Growing up my father raised dogs. When there was a new litter, the runt was often forced to the rear and maybe not able to get any “love” at all. My father would say: “They are sucking hind teat“. As Wiktionary points out it is a colloquialism that variously means:

  • To feed from an inferior source of food.
  • To be the youngest or most neglected child.
  • To be last in line.

Bed & Breakfast operations are certainly all of that when it comes to Google and the hotel industry.

What got me thinking about this was a forum post that Joy Hawkins pointed out to me where the owners asks:

My GMB page has a blue Book a Room button that takes viewers to 3rd party booking engines. I want people to go to MY website and book, so I don’t have to pay the 15% commission. My website booking engine doesn’t even show up on the list!

How can I have my booking engine show up as top choice – or even better as the only choice?

The short answer; you can’t. At least not easily and certainly not without consequences. The long answer is even worse.

From Tim Capper:

Firstly you will need to contact all the OTAs ( Online Travel Sites ) and ask them to remove your hotel from their platforms.

Then for your own bookings to appear, you will either need to integrate your own booking system with Google Hotels API or use one of the parner booking sites.

Once integrated, you can then use Google Hotel Ads to Bid on your own rooms >> Yes you still have to pay Google to have your own bookings appear.

The thing you need to consider before removing yourself from all the OTA sites, is can you afford to do this – how visible is your website and GMB listing in organic searches. In other words, will people find you without using an OTA ?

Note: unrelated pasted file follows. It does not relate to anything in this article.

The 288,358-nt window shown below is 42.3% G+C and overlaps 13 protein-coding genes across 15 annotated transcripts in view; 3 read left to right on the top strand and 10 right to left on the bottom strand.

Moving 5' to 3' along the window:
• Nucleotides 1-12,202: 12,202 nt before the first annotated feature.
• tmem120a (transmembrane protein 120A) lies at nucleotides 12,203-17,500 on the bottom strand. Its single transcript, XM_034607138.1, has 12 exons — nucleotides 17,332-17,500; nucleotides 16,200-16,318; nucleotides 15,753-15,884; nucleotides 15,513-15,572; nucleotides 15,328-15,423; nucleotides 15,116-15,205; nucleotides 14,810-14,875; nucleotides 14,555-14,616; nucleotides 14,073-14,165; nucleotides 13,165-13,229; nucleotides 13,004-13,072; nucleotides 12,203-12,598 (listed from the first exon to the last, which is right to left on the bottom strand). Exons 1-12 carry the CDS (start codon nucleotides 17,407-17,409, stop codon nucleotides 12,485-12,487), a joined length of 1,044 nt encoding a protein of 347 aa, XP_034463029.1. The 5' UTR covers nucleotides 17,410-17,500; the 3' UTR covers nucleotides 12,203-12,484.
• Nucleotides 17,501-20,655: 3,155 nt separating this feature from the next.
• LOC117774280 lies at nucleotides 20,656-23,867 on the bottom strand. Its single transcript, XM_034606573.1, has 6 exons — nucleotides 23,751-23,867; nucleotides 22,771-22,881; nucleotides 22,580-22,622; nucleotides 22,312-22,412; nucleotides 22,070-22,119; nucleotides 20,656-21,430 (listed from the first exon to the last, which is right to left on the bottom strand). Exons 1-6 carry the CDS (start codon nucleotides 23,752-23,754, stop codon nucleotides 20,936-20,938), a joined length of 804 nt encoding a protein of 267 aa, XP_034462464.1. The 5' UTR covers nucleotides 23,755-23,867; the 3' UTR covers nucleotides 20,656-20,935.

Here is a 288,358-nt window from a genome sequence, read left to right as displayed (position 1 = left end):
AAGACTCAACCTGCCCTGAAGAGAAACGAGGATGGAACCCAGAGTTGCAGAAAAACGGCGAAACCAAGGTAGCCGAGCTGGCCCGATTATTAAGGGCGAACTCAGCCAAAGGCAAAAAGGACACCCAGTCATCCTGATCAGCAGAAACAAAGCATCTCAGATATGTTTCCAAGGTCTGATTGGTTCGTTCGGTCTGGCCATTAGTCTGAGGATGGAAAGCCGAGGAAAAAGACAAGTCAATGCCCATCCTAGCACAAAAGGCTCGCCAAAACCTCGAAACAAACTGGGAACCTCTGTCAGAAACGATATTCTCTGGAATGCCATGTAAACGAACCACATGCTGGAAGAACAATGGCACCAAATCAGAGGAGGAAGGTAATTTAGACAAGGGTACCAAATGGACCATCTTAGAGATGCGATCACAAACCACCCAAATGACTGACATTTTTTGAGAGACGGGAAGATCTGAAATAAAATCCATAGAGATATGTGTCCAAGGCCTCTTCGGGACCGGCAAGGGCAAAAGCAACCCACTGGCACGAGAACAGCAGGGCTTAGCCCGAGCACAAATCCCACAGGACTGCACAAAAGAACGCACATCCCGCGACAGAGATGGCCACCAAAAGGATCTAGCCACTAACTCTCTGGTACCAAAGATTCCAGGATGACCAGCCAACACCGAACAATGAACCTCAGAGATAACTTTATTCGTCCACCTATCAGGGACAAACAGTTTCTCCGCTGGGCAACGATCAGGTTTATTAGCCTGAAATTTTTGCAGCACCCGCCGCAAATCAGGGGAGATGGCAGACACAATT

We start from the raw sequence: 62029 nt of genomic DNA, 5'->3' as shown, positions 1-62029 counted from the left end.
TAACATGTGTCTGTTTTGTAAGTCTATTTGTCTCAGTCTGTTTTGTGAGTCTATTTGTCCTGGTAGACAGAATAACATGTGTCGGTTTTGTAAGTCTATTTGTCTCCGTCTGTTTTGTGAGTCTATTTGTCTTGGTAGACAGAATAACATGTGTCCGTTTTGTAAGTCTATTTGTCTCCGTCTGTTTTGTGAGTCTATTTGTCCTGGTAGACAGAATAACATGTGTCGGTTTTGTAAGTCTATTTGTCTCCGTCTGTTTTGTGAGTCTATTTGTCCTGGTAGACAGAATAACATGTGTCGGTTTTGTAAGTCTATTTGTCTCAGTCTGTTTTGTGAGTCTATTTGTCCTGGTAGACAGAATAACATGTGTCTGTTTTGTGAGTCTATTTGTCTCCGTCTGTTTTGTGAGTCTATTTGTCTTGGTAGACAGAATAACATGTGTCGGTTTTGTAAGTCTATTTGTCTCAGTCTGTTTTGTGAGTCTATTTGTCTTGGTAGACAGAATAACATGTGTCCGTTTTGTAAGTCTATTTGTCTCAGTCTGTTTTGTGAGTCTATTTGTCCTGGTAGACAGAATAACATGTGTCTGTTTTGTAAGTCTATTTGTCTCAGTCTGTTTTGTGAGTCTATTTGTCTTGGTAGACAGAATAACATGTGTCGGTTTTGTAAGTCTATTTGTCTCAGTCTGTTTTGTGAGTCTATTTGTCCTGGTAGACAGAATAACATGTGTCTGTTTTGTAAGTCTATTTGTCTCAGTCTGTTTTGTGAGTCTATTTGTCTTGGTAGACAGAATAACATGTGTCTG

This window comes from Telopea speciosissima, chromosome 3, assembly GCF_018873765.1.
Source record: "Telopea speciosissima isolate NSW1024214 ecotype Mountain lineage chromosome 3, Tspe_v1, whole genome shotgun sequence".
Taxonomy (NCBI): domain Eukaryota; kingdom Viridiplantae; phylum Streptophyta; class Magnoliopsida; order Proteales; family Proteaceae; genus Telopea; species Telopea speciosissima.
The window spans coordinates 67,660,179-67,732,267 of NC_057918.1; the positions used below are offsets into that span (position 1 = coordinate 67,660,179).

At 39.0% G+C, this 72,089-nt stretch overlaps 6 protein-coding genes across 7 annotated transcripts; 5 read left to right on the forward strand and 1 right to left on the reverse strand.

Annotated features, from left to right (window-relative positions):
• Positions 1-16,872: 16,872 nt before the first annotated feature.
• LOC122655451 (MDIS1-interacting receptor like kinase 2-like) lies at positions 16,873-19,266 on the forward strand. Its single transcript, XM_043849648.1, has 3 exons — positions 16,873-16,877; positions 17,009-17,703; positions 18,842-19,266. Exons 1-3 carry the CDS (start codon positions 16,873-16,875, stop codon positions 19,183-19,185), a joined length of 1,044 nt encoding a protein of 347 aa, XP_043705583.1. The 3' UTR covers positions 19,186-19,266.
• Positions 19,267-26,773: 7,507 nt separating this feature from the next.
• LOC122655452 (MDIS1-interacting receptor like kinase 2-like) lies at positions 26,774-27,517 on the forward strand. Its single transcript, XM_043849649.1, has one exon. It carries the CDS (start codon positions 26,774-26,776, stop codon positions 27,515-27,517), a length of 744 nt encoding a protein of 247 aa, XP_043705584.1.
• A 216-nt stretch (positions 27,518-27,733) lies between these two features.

What does Tim mean about visibility? Well it turns out that if you manage to get the booking button removed, your listing will literally sink to the bottom of the heap and show much less as the algo is tuned to show those listings with OTA availability.

Here is what Lisa Kolb of Acorn Internet Services, who specializes in the digital marketing for the B & B space, told me:

Regarding this sentence: “The problem is that if you stop working with OTAs your listing shows a whole bunch less in search as the algo is tuned to show availability.”

When a property chooses to NOT provide their availability to any OTA, their competitors who do provide availability typically show up HIGHER, based on the dates selected by the surfer. Thus the Non-Participating OTA property doesn’t show up less, they just show up lower in the Local Listings (typically below those that do have availability for the search dates).

This is such a complex issue for hotels and B&B’s. Their OTA strategy must be highly refined because that OTA reach isn’t just to Google (which is a biggie), it’s to other products such as some B&B directories, and also Trip Advisor (another biggie). And how you make (or don’t make) your property available ultimately filters down to each of these other systems, and can seriously affect your bookings.

Starting a B & B’s is often an act of love and not a totally rational business decisions. They often are shy of resources and have difficulty navigating the vagaries of the online world. Worse, they can’t very well afford to pay the highway ransoms that OTAs charge (25-50% of the booking fee). And yet they are stuck in this unenvious position by Google.

I think that you would agree that in affect they are forced to suck hind teat.

Google Insights – Queries used to find your business

I just saw this Google My Business Insight feature: Queries used to find your businessSend feedback. Per Google these are “The most popular queries for your business by unique users”

I have been on a trip for the past week and less than observant of Insights so this could have shown up at any point and I wouldn’t have known.

That being said it appears that it is a useful upgrade to Insights. They currently are only showing for 1 month and 1 week but they seem to surface the kind of detail that has been harder and harder to find from Google: